There is a common cycle that families go through as they first navigate the waters seeking appropriate home care – sometimes referred to as senior care or elder care – for a loved one.  Home Helpers – or Home Care Little Rock – has counseled countless families on these very issues.

First, the responsible family member(s) might be anxious about finding the right home care option.  Some do not even know that such services exist.  Others are not sure about how to go about arranging services.  Once information is received and a few phone calls are made, you can easily reach information overload – the second stop in the cycle.

There are many home care agencies.  But choosing the right agency and/or caregiver is when the challenge begins.  Not all agencies are equal and not all maintain their caregivers as employees.

Hiring an agency or company that insists its caregivers are independent contractors can be attractive.  The cost could be as much as $5 less per hour – which translates into big savings over the long haul.  The purpose of this article is to explain the pitfalls of hiring an independent contractor rather than an employee caregiver.

While a family must stay within budgetary constraints, cost is only one consideration.  When cost is the primary concern, families are tempted to “hire” an independent contractor or retain the services of a company whose caregivers are independent contractors.  They do so at their own peril.

Employee-Employer Relationship

Sadly – though commonly – caregivers who are independent contractors might not realize the implications of being hired directly by a client.  If the client has outlined a service schedule, the required work, etc., it is a pretty clear that an employer/employee relationship has been established.

Often referring caregiver registries or independent contractor companies do not share with their client that he/she has assumed an employer/employee relationship with the independent contractor caregiver.  Because of that, both the worker and the aging client can suffer significant financial liabilities.

Payroll Taxes

When a worker receives a paycheck, he/she must pay appropriate taxes, to include Social Security, Medicare, both state and federal unemployment, and both state and federal payroll taxes.

As the employer, the consumer (the person in need of care) is responsible for compliance.  The government could sue the consumer (or their estate) for back taxes, including both interest and penalties.  When this situation has existed for many months or even years, the tax responsibility could be substantial.  Beyond simply collecting back taxes, interest and penalties, the government could also pursue both civil and criminal penalties.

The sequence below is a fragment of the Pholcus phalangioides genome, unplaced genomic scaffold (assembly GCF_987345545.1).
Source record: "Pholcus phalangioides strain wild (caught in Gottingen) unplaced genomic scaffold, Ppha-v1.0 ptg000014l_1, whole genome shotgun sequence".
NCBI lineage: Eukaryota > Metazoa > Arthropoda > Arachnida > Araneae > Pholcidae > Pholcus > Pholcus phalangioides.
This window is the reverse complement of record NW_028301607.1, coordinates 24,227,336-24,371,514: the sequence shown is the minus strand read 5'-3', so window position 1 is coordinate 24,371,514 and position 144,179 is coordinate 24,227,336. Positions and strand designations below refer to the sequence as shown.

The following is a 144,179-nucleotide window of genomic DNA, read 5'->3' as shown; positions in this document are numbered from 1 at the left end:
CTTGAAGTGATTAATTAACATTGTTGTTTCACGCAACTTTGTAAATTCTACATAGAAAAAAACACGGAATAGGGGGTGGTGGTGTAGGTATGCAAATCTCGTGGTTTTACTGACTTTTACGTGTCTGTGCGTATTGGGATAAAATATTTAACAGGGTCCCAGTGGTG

The situation is no brighter for the worker.  With no payment into Social Security, they could become financially vulnerable in older age.

Workers Compensation versus Home Owners Insurance

Employers are mandated to provide Workers Compensation coverage for their employees.  If the worker sustains an injury on the job, liabilities can be substantial for that client to whom the caregiver is employed.  Since many home insurance policies specifically exclude employees in the home, any incurred medical costs or disability payments would be borne by the client.  This could cause significant financial hardships for even the wealthiest of employers.

The horror stories

While we would all hope that anyone who offers to care for an aging person in need of personal care or assistance was cut from the highest moral fabric, unfortunately this is not always the case.  There are those in society who prey upon vulnerable people, taking advantage – financially and even physically – of people to whom care is entrusted.  For this type of cruel person, it would be all too easy to mistreat, abuse or otherwise harm a cognitively impaired or physically challenged person.  Again, this could subject the person in need of care to physical, psychological and financial abuse.

The danger is real and because independent contractors have not been subjected to the hiring processes of a company or agency, they might not have had criminal background checks performed, successfully passed drug screening, or even had past employment history verified.


The Internal Revenue Service regulations clearly stipulate that independent contractor agencies cannot provide any substantive work supervision, scheduling or training to their workers without them becoming employees.  If they do, the relationship becomes an employer/employee relationship between the caregiver and their sponsoring agency.

Supervision, training and scheduling can only take place by companies or agencies that hire their workers as employees.  When a client hires a caregiver directly, they are now responsible for all of those considerations.

The Bottom Line

Hire an independent contractor to provide care at home for an aging loved one?  Only if you are interested in becoming an employer and assuming all of the responsibilities associated with that.

If you hire an independent contractor to perform personal care for a loved one, YOU have just become the employer.  As the employer, you are responsible for:

  • Workers Compensation
  • Federal and State payroll taxes
  • Scheduling (including replacements or fill-ins)
  • Supervision

Other important considerations that you would assume could include:

  • Drug screening
  • Background checks
  • Past employment verification
  • Professional Liability Insurance
  • Bonding
  • Training (could include CPR, First Aid, CNA, disease specific)

If you hire a caregiver that works for an agency that employs independent contractors, see above because YOU are very likely the employer.

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